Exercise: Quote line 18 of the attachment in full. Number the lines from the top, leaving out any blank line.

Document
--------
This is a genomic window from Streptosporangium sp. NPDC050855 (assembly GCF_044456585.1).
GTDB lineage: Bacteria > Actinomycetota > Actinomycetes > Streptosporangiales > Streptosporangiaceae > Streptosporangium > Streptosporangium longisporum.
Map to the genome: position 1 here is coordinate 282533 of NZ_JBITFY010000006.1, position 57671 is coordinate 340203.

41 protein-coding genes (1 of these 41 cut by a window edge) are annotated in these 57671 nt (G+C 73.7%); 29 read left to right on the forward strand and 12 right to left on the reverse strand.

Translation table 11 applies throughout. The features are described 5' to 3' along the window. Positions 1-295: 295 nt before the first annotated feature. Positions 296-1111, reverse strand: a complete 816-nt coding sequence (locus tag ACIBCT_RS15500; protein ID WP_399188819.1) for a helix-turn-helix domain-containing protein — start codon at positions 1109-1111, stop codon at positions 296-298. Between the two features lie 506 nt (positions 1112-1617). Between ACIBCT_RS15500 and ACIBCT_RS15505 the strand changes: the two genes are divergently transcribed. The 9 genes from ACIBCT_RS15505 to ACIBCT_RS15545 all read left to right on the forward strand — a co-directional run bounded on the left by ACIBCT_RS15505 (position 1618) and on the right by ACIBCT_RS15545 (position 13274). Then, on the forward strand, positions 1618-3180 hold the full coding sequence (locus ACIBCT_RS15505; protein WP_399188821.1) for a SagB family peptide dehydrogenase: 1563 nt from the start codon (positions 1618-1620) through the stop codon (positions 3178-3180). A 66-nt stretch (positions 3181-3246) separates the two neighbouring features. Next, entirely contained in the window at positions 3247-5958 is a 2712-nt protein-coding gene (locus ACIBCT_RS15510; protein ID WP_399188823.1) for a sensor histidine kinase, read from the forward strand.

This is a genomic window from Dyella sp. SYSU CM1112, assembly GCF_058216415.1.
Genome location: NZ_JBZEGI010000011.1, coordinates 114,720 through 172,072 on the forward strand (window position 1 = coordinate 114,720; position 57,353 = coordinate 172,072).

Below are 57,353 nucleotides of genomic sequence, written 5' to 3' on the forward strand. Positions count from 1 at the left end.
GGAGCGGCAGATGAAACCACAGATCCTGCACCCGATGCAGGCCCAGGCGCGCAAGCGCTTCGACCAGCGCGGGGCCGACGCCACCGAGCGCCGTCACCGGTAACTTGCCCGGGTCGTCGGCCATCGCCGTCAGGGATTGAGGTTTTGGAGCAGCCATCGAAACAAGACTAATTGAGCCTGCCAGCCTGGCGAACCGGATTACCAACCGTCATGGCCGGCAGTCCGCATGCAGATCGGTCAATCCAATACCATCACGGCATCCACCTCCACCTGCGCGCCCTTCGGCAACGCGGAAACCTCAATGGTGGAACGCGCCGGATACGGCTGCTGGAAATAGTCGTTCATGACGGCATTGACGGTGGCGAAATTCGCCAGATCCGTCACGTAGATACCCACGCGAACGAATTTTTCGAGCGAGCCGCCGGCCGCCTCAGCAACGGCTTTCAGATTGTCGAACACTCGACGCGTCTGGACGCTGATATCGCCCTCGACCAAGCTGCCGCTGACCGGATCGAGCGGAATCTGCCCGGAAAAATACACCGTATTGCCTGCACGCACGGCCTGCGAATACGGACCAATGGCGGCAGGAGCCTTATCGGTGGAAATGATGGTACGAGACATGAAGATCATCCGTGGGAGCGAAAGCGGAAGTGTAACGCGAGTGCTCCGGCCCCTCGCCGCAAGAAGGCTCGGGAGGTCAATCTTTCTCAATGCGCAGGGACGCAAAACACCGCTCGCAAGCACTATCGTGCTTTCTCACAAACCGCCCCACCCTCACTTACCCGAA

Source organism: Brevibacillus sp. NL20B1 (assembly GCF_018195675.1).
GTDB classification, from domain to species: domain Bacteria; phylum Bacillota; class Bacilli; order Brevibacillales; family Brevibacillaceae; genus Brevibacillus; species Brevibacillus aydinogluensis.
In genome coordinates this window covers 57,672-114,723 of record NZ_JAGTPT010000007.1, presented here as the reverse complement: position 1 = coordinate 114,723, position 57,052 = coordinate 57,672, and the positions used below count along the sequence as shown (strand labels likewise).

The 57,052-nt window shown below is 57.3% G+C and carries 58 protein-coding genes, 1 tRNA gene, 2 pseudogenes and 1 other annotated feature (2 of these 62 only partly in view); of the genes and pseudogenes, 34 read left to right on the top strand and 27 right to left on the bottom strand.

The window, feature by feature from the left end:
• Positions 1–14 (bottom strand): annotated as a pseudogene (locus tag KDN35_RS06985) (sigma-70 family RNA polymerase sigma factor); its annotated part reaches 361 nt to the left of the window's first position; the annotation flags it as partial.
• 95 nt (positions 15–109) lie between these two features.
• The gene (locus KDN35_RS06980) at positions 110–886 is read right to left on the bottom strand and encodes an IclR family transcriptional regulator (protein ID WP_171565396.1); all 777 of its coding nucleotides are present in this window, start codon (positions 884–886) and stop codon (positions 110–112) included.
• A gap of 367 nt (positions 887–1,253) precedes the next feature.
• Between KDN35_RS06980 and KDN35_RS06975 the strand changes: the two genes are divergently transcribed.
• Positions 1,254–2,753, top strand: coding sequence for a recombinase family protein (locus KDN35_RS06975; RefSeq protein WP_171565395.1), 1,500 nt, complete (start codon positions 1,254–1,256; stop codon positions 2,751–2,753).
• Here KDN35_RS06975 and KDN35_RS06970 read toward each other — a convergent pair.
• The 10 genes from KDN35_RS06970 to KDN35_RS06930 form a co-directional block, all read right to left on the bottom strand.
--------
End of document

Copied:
• A gap of 367 nt (positions 887–1,253) precedes the next feature.